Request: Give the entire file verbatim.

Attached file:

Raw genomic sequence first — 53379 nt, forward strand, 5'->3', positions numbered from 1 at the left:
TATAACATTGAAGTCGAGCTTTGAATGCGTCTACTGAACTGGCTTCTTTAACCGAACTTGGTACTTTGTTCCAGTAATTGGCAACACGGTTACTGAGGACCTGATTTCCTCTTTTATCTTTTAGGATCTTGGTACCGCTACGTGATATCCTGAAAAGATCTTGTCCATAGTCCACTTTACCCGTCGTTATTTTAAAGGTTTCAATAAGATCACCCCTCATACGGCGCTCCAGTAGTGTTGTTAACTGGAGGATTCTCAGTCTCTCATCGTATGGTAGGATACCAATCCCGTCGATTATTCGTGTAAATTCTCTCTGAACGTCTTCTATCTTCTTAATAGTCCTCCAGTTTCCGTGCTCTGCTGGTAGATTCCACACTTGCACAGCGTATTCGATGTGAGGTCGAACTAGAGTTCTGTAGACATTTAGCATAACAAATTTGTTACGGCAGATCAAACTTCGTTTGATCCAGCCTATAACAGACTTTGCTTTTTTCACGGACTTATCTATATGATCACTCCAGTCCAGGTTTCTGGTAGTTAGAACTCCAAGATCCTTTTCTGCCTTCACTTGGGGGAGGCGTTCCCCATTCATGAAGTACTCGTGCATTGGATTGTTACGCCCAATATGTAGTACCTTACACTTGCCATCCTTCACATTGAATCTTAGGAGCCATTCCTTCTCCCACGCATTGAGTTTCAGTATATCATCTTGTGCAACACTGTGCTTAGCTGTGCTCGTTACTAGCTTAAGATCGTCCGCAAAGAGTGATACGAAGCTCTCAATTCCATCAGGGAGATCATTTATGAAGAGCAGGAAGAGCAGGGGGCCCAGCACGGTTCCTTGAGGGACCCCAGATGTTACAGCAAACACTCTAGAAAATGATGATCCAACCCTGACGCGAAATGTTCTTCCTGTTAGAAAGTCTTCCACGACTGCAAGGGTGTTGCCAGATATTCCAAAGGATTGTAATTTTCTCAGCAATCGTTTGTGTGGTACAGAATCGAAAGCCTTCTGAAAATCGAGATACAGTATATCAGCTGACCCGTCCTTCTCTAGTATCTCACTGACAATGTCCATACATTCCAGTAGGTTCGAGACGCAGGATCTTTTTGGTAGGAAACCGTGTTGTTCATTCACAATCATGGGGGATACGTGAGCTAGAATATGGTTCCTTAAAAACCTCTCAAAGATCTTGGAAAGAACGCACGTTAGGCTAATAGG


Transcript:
Raw genomic sequence first — 53379 nt, forward strand, 5'->3', positions numbered from 1 at the left:
TATAACATTGAAGTCGAGCTTTGAATGCGTCTACTGAACTGGCTTCTTTAACCGAACTTGGTACTTTGTTCCAGTAATTGGCAACACGGTTACTGAGGACCTGATTTCCTCTTTTATCTTTTAGGATCTTGGTACCGCTACGTGATATCCTGAAAAGATCTTGTCCATAGTCCACTTTACCCGTCGTTATTTTAAAGGTTTCAATAAGATCACCCCTCATACGGCGCTCCAGTAGTGTTGTTAACTGGAGGATTCTCAGTCTCTCATCGTATGGTAGGATACCAATCCCGTCGATTATTCGTGTAAATTCTCTCTGAACGTCTTCTATCTTCTTAATAGTCCTCCAGTTTCCGTGCTCTGCTGGTAGATTCCACACTTGCACAGCGTATTCGATGTGAGGTCGAACTAGAGTTCTGTAGACATTTAGCATAACAAATTTGTTACGGCAGATCAAACTTCGTTTGATCCAGCCTATAACAGACTTTGCTTTTTTCACGGACTTATCTATATGATCACTCCAGTCCAGGTTTCTGGTAGTTAGAACTCCAAGATCCTTTTCTGCCTTCACTTGGGGGAGGCGTTCCCCATTCATGAAGTACTCGTGCATTGGATTGTTACGCCCAATATGTAGTACCTTACACTTGCCATCCTTCACATTGAATCTTAGGAGCCATTCCTTCTCCCACGCATTGAGTTTCAGTATATCATCTTGTGCAACACTGTGCTTAGCTGTGCTCGTTACTAGCTTAAGATCGTCCGCAAAGAGTGATACGAAGCTCTCAATTCCATCAGGGAGATCATTTATGAAGAGCAGGAAGAGCAGGGGGCCCAGCACGGTTCCTTGAGGGACCCCAGATGTTACAGCAAACACTCTAGAAAATGATGATCCAACCCTGACGCGAAATGTTCTTCCTGTTAGAAAGTCTTCCACGACTGCAAGGGTGTTGCCAGATATTCCAAAGGATTGTAATTTTCTCAGCAATCGTTTGTGTGGTACAGAATCGAAAGCCTTCTGAAAATCGAGATACAGTATATCAGCTGACCCGTCCTTCTCTAGTATCTCACTGACAATGTCCATACATTCCAGTAGGTTCGAGACGCAGGATCTTTTTGGTAGGAAACCGTGTTGTTCATTCACAATCATGGGGGATACGTGAGCTAGAATATGGTTCCTTAAAAACCTCTCAAAGATCTTGGAAAGAACGCACGTTAGGCTAATAGG